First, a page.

[ExI] What's Wrong With Academic Futurists?

Robin D Hanson rhanson at gmu.edu
Tue Jan 28 15:58:55 UTC 2014

I had asked:
There is an academic specialty of futurism. That is, there are professors, journals, and even some departments which specialize in that topic. Do people here often read or cite such folks? It seems not, but then the question is why not.

Anders responded:
I think future oriented people can be oriented towards it in different ways.
At the simplest there is the entertainment/escapism aspect: the future is gonna be cool/horrifying, and talking about that is fun. From this perspective the academics are too boring.
Then there is the future-oriented community: it is nice to be around others interested in similar things, so we flock together. But this social function works best when everybody can participate - and there is a threshold of entry to any more academic topic. Hence the emphasis of recent popularizations of the future.
Then there is the informative aspect: we take the future seriously, we might want information that help us make better decisions. This is where good academic insights might be helpful. Except of course that most academic stuff is not directly useful: besides Sturegon's law and the problem of judging quality if you are an outsider, thresholds of entry problems (whether academic jargon, math or gated journals), a lot of the research is focused (for various internal reasons) on less actionable or low-priority issues. These factors are multiplicative: individually not too strong, but together they make a pretty big filtering effect. This is where the "wrong" of the academics is located, but it is also about the interface to academia.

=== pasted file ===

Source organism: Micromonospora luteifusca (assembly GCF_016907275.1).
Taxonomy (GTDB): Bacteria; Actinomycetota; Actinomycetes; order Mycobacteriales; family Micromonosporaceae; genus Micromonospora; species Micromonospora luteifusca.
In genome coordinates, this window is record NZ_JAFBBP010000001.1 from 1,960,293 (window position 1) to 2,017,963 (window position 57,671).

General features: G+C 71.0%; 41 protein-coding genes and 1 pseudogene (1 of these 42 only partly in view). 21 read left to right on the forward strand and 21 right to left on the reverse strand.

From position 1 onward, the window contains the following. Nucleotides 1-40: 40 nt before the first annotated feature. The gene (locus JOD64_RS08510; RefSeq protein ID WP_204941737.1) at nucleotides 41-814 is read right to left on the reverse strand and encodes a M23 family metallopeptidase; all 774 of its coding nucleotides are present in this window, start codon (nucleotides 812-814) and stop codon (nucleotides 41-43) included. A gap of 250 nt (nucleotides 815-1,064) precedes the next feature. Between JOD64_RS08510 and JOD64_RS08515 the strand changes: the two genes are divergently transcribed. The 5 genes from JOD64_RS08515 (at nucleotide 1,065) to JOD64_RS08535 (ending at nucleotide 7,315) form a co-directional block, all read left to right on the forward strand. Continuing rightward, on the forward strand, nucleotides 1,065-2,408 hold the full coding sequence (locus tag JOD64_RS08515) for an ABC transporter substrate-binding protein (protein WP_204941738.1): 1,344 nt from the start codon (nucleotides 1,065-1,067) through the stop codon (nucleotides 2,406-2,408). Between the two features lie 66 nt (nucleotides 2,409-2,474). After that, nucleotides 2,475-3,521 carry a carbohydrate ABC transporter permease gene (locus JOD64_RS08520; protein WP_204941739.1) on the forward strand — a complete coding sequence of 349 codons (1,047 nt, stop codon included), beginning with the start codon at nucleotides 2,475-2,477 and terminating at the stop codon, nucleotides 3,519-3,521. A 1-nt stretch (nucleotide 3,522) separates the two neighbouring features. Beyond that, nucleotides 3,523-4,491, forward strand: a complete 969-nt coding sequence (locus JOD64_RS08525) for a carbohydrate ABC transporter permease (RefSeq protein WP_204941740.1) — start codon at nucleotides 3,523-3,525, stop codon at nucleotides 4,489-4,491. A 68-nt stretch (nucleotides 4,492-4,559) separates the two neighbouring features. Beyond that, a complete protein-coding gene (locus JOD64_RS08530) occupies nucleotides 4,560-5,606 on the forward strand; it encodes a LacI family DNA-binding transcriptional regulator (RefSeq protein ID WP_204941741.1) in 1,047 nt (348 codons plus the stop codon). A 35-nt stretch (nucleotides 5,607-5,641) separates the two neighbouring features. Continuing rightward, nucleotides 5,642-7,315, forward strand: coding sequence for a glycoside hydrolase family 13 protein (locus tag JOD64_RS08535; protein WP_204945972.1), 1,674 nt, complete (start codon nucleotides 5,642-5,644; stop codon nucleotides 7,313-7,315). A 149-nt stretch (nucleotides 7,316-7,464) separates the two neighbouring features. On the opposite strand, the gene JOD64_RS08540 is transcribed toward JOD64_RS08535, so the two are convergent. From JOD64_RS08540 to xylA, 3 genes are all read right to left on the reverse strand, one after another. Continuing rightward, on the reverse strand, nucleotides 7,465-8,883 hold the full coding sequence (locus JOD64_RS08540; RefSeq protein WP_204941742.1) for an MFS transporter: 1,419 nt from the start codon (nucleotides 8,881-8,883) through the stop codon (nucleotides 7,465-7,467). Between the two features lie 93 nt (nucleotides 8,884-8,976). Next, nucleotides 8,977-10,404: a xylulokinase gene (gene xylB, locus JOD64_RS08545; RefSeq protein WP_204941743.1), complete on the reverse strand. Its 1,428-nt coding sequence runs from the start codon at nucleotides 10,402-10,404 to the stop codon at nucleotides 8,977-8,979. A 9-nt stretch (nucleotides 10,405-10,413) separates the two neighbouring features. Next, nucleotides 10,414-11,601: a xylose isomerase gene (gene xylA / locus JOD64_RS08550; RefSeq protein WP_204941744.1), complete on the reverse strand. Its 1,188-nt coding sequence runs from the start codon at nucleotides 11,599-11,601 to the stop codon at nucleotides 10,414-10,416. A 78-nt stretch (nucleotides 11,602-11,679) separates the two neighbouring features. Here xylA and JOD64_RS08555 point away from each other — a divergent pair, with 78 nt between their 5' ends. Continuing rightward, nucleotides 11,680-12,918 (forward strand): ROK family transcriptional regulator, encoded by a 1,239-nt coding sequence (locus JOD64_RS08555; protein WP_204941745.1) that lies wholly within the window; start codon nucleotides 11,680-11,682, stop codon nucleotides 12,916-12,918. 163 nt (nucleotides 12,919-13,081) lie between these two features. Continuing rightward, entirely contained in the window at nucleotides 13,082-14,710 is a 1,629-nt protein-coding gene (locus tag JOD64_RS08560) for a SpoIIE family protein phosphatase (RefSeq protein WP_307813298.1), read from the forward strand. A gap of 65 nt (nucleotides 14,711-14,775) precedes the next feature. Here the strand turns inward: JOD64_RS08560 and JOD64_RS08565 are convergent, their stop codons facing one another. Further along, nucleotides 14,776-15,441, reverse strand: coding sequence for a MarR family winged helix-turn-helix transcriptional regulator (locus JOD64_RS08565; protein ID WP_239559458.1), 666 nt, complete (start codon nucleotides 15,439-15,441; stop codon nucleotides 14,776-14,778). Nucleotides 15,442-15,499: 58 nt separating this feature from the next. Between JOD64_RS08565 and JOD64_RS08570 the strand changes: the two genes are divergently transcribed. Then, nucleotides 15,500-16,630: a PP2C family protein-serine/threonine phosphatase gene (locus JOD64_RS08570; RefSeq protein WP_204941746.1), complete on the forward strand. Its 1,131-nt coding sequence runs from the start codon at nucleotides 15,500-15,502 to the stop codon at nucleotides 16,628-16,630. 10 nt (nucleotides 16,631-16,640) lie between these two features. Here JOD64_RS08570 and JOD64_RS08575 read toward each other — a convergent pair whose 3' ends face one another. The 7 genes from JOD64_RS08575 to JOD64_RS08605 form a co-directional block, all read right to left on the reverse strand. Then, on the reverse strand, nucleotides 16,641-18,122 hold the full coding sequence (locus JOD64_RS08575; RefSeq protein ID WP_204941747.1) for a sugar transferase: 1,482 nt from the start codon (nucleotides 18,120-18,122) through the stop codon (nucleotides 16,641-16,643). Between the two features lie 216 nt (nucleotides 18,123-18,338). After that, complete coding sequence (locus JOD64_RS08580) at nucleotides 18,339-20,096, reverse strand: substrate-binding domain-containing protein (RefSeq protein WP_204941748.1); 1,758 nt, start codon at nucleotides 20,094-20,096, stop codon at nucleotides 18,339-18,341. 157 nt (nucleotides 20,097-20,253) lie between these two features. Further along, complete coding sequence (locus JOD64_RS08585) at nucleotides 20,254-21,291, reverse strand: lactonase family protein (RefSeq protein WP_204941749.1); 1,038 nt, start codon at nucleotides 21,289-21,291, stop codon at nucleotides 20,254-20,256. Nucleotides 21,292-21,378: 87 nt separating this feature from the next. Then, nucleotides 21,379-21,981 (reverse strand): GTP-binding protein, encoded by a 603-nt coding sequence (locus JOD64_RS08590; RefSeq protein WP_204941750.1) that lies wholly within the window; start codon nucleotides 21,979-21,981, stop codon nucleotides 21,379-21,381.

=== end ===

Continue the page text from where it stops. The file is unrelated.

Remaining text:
So, folks here don't talk about academic futurism much because such academics use jargon and math, are mostly low quality and neglect the high priority actionable issues, and don't present the future as cool or horrifying?

But lots of other academic work gets mentioned here, also stuff that uses jargon and math, and those are in fields where most work is also low quality. If those factors don't explain it, I'd guess it comes down to a disagreement about what are actionable priorities, and their refusal to overplay things as cool or horrifying?

Another possible explanation comes from your other message, where you said you didn't publish in academic futurism journals because:
 It would be too easy to get our stuff into Futures.

That is, that field has lower academic prestige than the other academic fields that people do talk about here.
This would be my guess - people here mainly don't talk about academic futurism because it is lower status.

Robin Hanson  http://hanson.gmu.edu
Res. Assoc., Future of Humanity Inst., Oxford Univ.
Assoc. Professor, George Mason University
Chief Scientist, Consensus Point
MSN 1D3, Carow Hall, Fairfax VA 22030
703-993-2326 FAX: 703-993-2323

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